19. 19.
    Stambolic V, Suzuki A, de la Pompa JL, Brothers GM, Mirtsos C, Sasaki T, Ruland J (1998) Negative regulation of PKB/Akt-dependent cell survival by the tumor suppressor PTEN. Cell 95:29–39PubMedCrossRefGoogle Scholar
  20. 20.
    Reid AHM, Attard G, Ambroisine L, Fisher G, Kovacs G, Brewer D, Clark J, Flohr P, Edwards S, Berney DM, Foster CS, Fletcher A, Gerald WL, Møller H, Reuter VE, Scardino PT, Cuzick J, de Bono JS, Cooper CS (2010) Molecular characterisation of ERG, ETV1 and PTEN gene loci identifies patients at low and high risk of death from prostate cancer. Br J Cancer 102:678–684PubMedCrossRefGoogle Scholar
  21. 21.
    Izycka-Swieszewska E, Brzeskwiniewicz M, Wozniak A, Drozynska E, Grajkowska W, Perek D, Balcerska A, Klepacka T, Limon J (2010) EGFR, PIK3CA and PTEN gene status and their protein product expression in neuroblastic tumours. Folia Neuropathol 48(4):238–245PubMedGoogle Scholar
  22. 22.
    Aneta JJ, Bożena K, Cyprian G, Urszula N (2010) TP53 mutations in endometrial cancers: relation to PTEN gene defects. Int J Gynecol Cancer 20(2):196–202CrossRefGoogle Scholar
  23. 23.
    Shabbir Alam M, Rizvi MMA (2011) Cancer of the uterine cervix and PTEN tumor suppressor gene. Lambert Academic Publishing, GermanyGoogle Scholar
  24. 24.
    Kurose K, Zhou XP, Araki T, Eng C (2000) Biallelic inactivating mutations and an occult germline mutation of PTEN in primary cervical carcinomas. Genes Chromosomes Cancer 29:166–172PubMedCrossRefGoogle Scholar
  25. 25.
    Benedet JL, Bender H, Jones H III, Ngan HYS, Pecorelli S (2000) FIGO staging classifications and clinical practice guidelines in the management of gynecologic cancers. Int J Gynecol Obstet 70:209–262CrossRefGoogle Scholar
  26. 26.
    Sambrook J, Russell DW (2001) Molecular cloning: a laboratory manual, 3rd edn. Cold Spring Harbor Lab Press, PlainviewGoogle Scholar
  27. 27.
    Yuping X, Lili M, Chengbo H, Jinyi L, Lei X (2007) MSI/LOH and extron expression of the FHIT gene in gastric carcinoma. Front Med China 1(1):99–103CrossRefGoogle Scholar
  28. 28.
    Preacher KJ (2001) Calculation for the chi-square test: An interactive calculation tool for chi-square tests of goodness of fit and independence [Computer software]. Available from
  29. 29.
    Hansen MF, Cavenee WK (1987) Genetics of cancer predeposition. Cancer Res 47:5518–5527PubMedGoogle Scholar
  30. 30.
    Kim S, Domon-Dell C, Wang Q, Chung DH, Di Cristofano A, Pandolfi PP, Freund JN, Evers BM (2002) PTEN and TNF-alpha regulation of the intestinal-specific Cdx-2 homeobox gene through a PI3K, PKB/Akt, and NF-kappaB-dependent pathway. Gastroenterology 123:1163–1178PubMedCrossRefGoogle Scholar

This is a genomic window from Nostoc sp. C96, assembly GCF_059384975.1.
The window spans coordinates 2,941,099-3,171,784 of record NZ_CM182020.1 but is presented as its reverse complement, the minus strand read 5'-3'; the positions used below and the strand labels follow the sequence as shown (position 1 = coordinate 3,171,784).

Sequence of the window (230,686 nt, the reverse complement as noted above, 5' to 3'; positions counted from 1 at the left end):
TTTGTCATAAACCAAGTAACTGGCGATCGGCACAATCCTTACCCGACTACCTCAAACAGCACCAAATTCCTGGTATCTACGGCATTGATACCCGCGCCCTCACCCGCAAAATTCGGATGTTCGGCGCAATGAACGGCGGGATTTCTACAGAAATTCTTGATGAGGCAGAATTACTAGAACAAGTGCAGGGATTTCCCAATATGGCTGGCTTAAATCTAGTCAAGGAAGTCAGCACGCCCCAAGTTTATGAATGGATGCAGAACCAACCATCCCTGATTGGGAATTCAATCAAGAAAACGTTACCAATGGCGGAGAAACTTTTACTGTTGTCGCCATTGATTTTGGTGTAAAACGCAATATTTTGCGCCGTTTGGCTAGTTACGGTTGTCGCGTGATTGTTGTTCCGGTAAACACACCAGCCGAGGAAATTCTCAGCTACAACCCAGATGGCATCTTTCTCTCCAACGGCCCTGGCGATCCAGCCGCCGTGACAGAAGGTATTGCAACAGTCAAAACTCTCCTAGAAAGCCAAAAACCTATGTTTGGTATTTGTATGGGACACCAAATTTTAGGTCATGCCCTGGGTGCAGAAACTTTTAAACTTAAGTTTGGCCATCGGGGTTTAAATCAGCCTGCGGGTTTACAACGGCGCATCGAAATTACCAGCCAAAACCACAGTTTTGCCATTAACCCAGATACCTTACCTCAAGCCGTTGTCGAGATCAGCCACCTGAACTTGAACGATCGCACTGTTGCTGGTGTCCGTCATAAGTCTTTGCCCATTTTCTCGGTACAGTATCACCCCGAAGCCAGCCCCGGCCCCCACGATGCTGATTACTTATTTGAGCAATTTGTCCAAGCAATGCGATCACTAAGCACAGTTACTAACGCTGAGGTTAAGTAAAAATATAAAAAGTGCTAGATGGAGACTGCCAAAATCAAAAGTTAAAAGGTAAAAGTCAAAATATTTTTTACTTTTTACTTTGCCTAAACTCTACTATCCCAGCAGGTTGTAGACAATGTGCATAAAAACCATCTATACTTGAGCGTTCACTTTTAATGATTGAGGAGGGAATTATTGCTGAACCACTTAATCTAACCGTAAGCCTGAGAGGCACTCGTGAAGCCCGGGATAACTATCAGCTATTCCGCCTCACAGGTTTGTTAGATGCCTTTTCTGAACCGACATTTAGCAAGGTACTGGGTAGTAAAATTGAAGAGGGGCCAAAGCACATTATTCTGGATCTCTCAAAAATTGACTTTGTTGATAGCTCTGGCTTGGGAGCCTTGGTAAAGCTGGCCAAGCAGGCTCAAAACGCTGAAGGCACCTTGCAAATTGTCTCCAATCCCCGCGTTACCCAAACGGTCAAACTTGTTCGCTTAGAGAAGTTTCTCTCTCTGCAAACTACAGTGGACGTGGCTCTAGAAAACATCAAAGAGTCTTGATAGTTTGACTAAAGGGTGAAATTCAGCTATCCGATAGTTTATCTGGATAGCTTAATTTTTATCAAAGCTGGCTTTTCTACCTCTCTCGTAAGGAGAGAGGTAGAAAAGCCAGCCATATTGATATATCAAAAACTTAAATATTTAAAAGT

31. 31.
    McConnachie G, Pass I, Walker SM, Downes CP (2003) Interfacial kinetic analysis of the tumour suppressor phosphatase, PTEN: evidence for activation by anionic phospholipids. Biochem J 371(3):947–955PubMedCrossRefGoogle Scholar
  32. 32.
    Brown KS, Blair D, Reid SD, Nicholson EK, Harnett MM (2004) FcgammaRIIb-mediated negative regulation of BCR signaling is associated with the recruitment of the MAPKinasephosphatase, Pac-1, and the 3′-inositol phosphatase, PTEN. Cell Signal 16:71–80PubMedCrossRefGoogle Scholar
  33. 33.
    Cho SH, Lee CH, Ahn Y, Kim H, Kim H, Ahn CY, Yang KS, Lee SR (2004) Redox regulation of PTEN and protein tyrosine phosphatases in H(2)O(2) mediated cell signaling. FEBS Lett 560:7–13PubMedCrossRefGoogle Scholar
  34. 34.
    Wishart MJ, Dixon JE (2002) PTEN and myotubularin phosphatases: from 3-phosphoinositide dephosphorylation to disease. Trends Cell Biol 12:579–585PubMedCrossRefGoogle Scholar
  35. 35.
    Mills GB, Kohn E, Lu Y, Eder A, Fang X, Wang H, Bast RC, Gray J, Jaffe R, Hortobagyi G (2003) Linking molecular diagnostics to molecular therapeutics: targeting the PI3K pathway in breast cancer. Semin Oncol 30(5 Suppl 16):93–104PubMedCrossRefGoogle Scholar
  36. 36.
    Orchiston EA, Bennett D, Leslie NR, Clarke RG, Winward L, Downes CP, Safrany ST (2004) PTEN M-CBR3, a versatile and selective regulator of inositol 1,3,4,5,6-pentakisphosphate (Ins (1,3, 4,5,6) P5). Evidence for Ins (1,3,4,5,6)P5 as a proliferative signal. J Biol Chem 279:1116–1122PubMedCrossRefGoogle Scholar
  37. 37.
    Zhao H, Dupont J, Yakar S, Karas M, LeRoith D (2004) PTEN inhibits cell proliferation and induces apoptosis by downregulating cell surface IGF-IR expression in prostate cancer cells. Oncogene 23:786–794PubMedCrossRefGoogle Scholar
  38. 38.
    Konopka B, Janiec-Jankowska A, Paszko Z, Goluda M (2004) The coexistence of ERBB2, INT2, and CMYC oncogene amplifications and PTEN gene mutations in endometrial carcinoma. J Cancer Res Clin Oncol 130:114–121PubMedCrossRefGoogle Scholar

Copyright information

© Arányi Lajos Foundation 2011

Authors and Affiliations

  • M. Moshahid Alam Rizvi
    • 1
    Email author
  • M. Shabbir Alam
    • 1
    • 2
  • Syed Jafar Mehdi
    • 1
  • Asgar Ali
    • 1
  • Swaraj Batra
    • 3
  1. 1.Genome Biology Lab, Department of BiosciencesJamia Millia IslamiaNew Delhi-India
  2. 2.Department of Medical Lab Technology, Faculty of Applied Medical SciencesJazan UniversityJizanKingdom of Saudi Arabia
  3. 3.Department of Obstetrics & GynecologyLNJP/MAMC CampusNew Delhi-India

Personalised recommendations